Despite the increasing publicity and alarm about climate change within the populace overall, the cases have not all gone well for the plaintiffs. For example, the Complaint filed by the City of Oakland predicted that by 2050 “…a ‘100 year flood’ in the Oakland vicinity is expected to occur…once every 2.3 years.” Further, by 2100, because of sea level rise, the city sewer system and other property will be threatened “with a total replacement cost of between $22 billion and $38 billion.”
Unfortunately, that claim contradicts Oakland’s own sworn statements in the bond prospectuses that it has issued to finance city operations. These documents indicate the “City is unable to predict when seismic events, such as sea rise or other impacts of climate change or folding from a major storm could occur, when they may occur, and if any such events occur whether they will have a material adverse effect on the business operations or financial condition of the City of the local economy.”
At least Oakland and San Francisco still have claims to litigate, which is more than New York City can say. On April 1, 2021, the Second Circuit Court of Appeals dismissed New York’s case, and reprimanded the City for trying to usurp a federal function. In an opinion that was clear and concise, a three-judge panel stated that global warming “is a uniquely international concern” which falls under federal law, not state law. In addition, only the United States Environmental Protection Agency has the authority to regulate domestic greenhouse gas emissions, not the court system. The court warned: “Federal courts must proceed cautiously when venturing into the international arena so as to avoid unintentionally stepping on the toes of the political branches.”
From a public policy standpoint, the analogy of climate change lawsuits to those against the tobacco companies is problematic. The two classes of litigation have less in common than those supporting the analogy would have one believe. Quite simply, the tobacco industry does not provide an essential product or service like the energy industry does.
Addiction aside, smoking fundamentally is a voluntary act whose harmful effects primarily affect the very individuals using the product. Even though the tobacco cases were mainly premised on the claim that the states’ taxes and economies were adversely affected by the smoking epidemic, it was still the individual choice of millions of smokers who were most directly responsible for those very same damages.
The use of energy is fundamentally different however. Even if the seashore is eroding, unless and until government and/or the economy offer us better or different choices, people do still need to put gasoline in their cars to get to work, the grocer or the doctor, and to use natural gas or oil to heat their homes. There is a lot less individual choice and voluntariness about it.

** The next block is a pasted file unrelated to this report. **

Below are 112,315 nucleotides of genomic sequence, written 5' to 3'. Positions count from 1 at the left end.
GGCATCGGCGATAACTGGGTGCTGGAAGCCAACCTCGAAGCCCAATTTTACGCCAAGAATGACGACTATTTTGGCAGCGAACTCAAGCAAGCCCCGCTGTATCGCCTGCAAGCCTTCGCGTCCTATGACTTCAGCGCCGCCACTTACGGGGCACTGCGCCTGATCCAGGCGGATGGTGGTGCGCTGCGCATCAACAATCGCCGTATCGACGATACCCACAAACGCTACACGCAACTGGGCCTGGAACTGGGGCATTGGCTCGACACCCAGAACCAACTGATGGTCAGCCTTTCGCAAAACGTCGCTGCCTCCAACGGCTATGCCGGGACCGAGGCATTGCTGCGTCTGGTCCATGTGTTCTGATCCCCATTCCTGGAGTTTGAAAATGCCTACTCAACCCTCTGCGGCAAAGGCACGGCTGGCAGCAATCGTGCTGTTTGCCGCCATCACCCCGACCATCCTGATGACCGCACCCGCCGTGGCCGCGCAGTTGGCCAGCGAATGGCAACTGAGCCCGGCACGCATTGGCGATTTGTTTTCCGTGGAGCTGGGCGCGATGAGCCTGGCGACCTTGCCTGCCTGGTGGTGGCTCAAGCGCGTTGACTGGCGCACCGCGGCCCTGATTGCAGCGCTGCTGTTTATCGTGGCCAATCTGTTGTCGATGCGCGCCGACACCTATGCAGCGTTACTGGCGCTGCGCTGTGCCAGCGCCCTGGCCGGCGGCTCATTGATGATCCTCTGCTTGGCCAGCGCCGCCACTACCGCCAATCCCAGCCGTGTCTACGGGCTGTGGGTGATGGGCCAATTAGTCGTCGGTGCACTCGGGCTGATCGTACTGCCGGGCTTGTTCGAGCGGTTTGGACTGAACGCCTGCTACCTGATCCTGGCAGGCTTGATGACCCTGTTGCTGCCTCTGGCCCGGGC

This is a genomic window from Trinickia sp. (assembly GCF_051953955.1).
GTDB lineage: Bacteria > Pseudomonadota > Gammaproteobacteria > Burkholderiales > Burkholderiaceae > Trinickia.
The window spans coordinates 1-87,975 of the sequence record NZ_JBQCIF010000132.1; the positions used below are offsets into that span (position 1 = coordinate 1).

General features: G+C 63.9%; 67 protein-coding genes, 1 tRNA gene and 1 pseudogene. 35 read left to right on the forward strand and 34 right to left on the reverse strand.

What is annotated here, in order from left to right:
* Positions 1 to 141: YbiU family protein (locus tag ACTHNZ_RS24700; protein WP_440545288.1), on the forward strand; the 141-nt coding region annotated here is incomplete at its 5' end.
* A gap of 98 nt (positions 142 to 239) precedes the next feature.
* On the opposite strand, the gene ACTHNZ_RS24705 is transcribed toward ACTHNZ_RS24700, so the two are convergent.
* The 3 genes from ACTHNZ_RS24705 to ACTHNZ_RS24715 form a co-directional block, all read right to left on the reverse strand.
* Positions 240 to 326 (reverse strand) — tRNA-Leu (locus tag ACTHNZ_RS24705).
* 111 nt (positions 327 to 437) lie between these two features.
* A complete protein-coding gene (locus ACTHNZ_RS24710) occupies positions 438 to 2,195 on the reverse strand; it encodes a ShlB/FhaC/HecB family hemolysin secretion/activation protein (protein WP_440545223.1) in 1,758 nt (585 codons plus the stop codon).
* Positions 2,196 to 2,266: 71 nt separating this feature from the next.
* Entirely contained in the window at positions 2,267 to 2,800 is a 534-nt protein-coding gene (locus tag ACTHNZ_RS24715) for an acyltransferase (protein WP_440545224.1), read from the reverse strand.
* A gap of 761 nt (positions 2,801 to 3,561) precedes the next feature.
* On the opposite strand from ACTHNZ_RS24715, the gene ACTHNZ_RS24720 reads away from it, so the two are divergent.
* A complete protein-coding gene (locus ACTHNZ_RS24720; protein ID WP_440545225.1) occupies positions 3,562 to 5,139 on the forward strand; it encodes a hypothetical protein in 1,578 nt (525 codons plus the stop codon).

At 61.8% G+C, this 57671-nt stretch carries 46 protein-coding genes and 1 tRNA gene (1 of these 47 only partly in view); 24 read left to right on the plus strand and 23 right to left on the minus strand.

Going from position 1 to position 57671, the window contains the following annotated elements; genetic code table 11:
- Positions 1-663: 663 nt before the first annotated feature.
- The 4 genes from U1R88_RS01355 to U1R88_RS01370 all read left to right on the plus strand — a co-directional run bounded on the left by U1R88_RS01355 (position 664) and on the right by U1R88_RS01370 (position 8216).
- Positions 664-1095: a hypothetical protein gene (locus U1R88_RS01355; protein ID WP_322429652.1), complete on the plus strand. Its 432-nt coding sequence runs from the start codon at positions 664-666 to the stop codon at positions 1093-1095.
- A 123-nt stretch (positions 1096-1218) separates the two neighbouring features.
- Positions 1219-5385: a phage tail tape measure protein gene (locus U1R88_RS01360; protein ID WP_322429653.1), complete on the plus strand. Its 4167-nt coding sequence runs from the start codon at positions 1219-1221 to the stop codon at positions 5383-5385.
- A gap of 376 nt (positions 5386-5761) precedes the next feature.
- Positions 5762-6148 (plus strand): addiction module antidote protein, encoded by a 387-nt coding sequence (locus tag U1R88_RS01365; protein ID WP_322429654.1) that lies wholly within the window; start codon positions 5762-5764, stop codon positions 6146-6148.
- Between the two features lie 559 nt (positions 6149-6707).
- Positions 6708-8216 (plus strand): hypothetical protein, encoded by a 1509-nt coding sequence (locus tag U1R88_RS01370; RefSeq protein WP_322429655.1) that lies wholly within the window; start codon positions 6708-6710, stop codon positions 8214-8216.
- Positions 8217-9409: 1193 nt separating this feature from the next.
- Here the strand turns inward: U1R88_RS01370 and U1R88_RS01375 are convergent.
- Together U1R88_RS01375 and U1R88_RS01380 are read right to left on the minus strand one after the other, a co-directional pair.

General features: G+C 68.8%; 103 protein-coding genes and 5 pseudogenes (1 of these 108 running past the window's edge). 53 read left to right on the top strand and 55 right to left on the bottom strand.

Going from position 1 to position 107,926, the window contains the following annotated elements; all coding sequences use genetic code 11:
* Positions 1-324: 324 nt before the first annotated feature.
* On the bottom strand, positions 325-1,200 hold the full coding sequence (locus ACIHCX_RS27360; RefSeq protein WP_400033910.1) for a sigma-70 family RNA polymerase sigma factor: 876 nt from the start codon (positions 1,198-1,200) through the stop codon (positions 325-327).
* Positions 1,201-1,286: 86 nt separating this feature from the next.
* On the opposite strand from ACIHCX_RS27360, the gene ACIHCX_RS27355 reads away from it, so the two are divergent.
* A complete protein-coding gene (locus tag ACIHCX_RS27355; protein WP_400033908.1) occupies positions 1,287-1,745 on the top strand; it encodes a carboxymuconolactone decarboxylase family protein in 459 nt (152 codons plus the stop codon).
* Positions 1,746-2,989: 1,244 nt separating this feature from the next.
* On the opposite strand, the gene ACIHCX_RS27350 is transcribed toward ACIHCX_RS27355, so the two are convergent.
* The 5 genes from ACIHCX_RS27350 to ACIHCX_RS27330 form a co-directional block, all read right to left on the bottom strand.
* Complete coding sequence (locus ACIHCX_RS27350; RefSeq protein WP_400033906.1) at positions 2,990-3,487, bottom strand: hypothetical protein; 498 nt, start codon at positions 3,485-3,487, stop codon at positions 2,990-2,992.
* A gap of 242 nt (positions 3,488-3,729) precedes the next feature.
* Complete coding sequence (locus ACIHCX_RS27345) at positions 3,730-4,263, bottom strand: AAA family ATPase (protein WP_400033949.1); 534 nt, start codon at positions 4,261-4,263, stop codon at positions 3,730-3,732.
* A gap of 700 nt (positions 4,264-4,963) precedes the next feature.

Further, despite innumerable claims that with climate change the “science is settled,” even though the debate has been ongoing for decades, pinning climate scientists and policymakers down on exactly what is settled science and policy can still be very difficult, if not controversial. For example, where were those who demand an immediate end to all fossil fuel use when in the fight against the Coronavirus, nations were literally desperate to obtain fossil-fuel based Personal Protective Equipment (PPEs), which for many months were in short supply? Those critics were curiously silent when it would have meant doctors, nurses, and other staff would have been without such PPEs.
Indeed, should these energy cases prevail, and should the suing states and municipalities succeed in bankrupting the energy companies, what then? Where would that leave the United States and all of humanity? Unlike tobacco, people always need energy. Access to reliable power and energy has been responsible for the greatest increase in living standards in human history.
Outside of litigation, over the last decade, states have succeeded in seizing much power that formerly was federal and trying to shape our national energy policy on a state-by-state basis, instead of uniformly at the national level. Entities like FERC, which were established to prevent individual states from usurping the federal role in determining interstate energy policy, have been effectively neutered by states taking advantage of holes in federal statutes such as the Section 401 Water Quality Certification under the Federal Clean Water Act.
The Baltimore case, and the other climate cases bouncing around in the state and federal court systems, all raise one fundamental issue: Will we allow the federal government to set one uniform, national energy policy that will seek to balance all interests in the fairest manner possible, or will we opt to allow states and municipalities to intervene and do so on a seemingly haphazard and piecemeal basis? That question may determine American energy policy in the decades to come.